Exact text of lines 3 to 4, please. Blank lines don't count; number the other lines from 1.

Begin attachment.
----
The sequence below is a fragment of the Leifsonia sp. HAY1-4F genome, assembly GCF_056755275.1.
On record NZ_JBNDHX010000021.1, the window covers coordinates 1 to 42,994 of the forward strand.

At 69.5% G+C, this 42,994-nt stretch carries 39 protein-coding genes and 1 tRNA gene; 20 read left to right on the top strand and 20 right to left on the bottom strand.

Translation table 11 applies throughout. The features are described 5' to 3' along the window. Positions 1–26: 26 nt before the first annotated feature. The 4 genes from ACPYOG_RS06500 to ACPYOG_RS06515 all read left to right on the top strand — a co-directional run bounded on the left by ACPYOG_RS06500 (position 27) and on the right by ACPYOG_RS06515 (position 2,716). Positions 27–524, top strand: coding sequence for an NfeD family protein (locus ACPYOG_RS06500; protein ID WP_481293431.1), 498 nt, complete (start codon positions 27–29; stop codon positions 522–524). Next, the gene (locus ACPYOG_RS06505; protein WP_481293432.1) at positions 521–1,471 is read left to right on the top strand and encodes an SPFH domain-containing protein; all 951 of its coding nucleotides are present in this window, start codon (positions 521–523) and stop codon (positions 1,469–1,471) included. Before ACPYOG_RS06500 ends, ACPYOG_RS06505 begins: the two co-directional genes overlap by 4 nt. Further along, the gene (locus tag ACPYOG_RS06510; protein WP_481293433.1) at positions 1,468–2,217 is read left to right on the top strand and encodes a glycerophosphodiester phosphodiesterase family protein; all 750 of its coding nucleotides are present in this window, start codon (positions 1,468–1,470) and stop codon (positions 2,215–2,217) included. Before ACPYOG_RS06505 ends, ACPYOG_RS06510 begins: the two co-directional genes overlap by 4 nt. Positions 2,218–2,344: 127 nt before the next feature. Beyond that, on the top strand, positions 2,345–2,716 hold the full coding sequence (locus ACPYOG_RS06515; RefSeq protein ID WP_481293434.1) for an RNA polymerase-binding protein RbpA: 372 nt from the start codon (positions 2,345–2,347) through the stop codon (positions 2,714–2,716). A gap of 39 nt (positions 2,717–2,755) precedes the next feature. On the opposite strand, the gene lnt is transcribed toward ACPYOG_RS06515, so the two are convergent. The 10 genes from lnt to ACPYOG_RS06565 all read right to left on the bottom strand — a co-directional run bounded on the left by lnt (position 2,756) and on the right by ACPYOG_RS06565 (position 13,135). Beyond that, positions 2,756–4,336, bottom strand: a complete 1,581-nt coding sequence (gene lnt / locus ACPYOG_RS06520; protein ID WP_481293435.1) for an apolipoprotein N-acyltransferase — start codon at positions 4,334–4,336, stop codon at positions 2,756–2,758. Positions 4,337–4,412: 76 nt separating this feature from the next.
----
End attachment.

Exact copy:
At 69.5% G+C, this 42,994-nt stretch carries 39 protein-coding genes and 1 tRNA gene; 20 read left to right on the top strand and 20 right to left on the bottom strand.

Translation table 11 applies throughout. The features are described 5' to 3' along the window. Positions 1–26: 26 nt before the first annotated feature. The 4 genes from ACPYOG_RS06500 to ACPYOG_RS06515 all read left to right on the top strand — a co-directional run bounded on the left by ACPYOG_RS06500 (position 27) and on the right by ACPYOG_RS06515 (position 2,716). Positions 27–524, top strand: coding sequence for an NfeD family protein (locus ACPYOG_RS06500; protein ID WP_481293431.1), 498 nt, complete (start codon positions 27–29; stop codon positions 522–524). Next, the gene (locus ACPYOG_RS06505; protein WP_481293432.1) at positions 521–1,471 is read left to right on the top strand and encodes an SPFH domain-containing protein; all 951 of its coding nucleotides are present in this window, start codon (positions 521–523) and stop codon (positions 1,469–1,471) included. Before ACPYOG_RS06500 ends, ACPYOG_RS06505 begins: the two co-directional genes overlap by 4 nt. Further along, the gene (locus tag ACPYOG_RS06510; protein WP_481293433.1) at positions 1,468–2,217 is read left to right on the top strand and encodes a glycerophosphodiester phosphodiesterase family protein; all 750 of its coding nucleotides are present in this window, start codon (positions 1,468–1,470) and stop codon (positions 2,215–2,217) included. Before ACPYOG_RS06505 ends, ACPYOG_RS06510 begins: the two co-directional genes overlap by 4 nt. Positions 2,218–2,344: 127 nt before the next feature. Beyond that, on the top strand, positions 2,345–2,716 hold the full coding sequence (locus ACPYOG_RS06515; RefSeq protein ID WP_481293434.1) for an RNA polymerase-binding protein RbpA: 372 nt from the start codon (positions 2,345–2,347) through the stop codon (positions 2,714–2,716). A gap of 39 nt (positions 2,717–2,755) precedes the next feature. On the opposite strand, the gene lnt is transcribed toward ACPYOG_RS06515, so the two are convergent. The 10 genes from lnt to ACPYOG_RS06565 all read right to left on the bottom strand — a co-directional run bounded on the left by lnt (position 2,756) and on the right by ACPYOG_RS06565 (position 13,135). Beyond that, positions 2,756–4,336, bottom strand: a complete 1,581-nt coding sequence (gene lnt / locus ACPYOG_RS06520; protein ID WP_481293435.1) for an apolipoprotein N-acyltransferase — start codon at positions 4,334–4,336, stop codon at positions 2,756–2,758. Positions 4,337–4,412: 76 nt separating this feature from the next.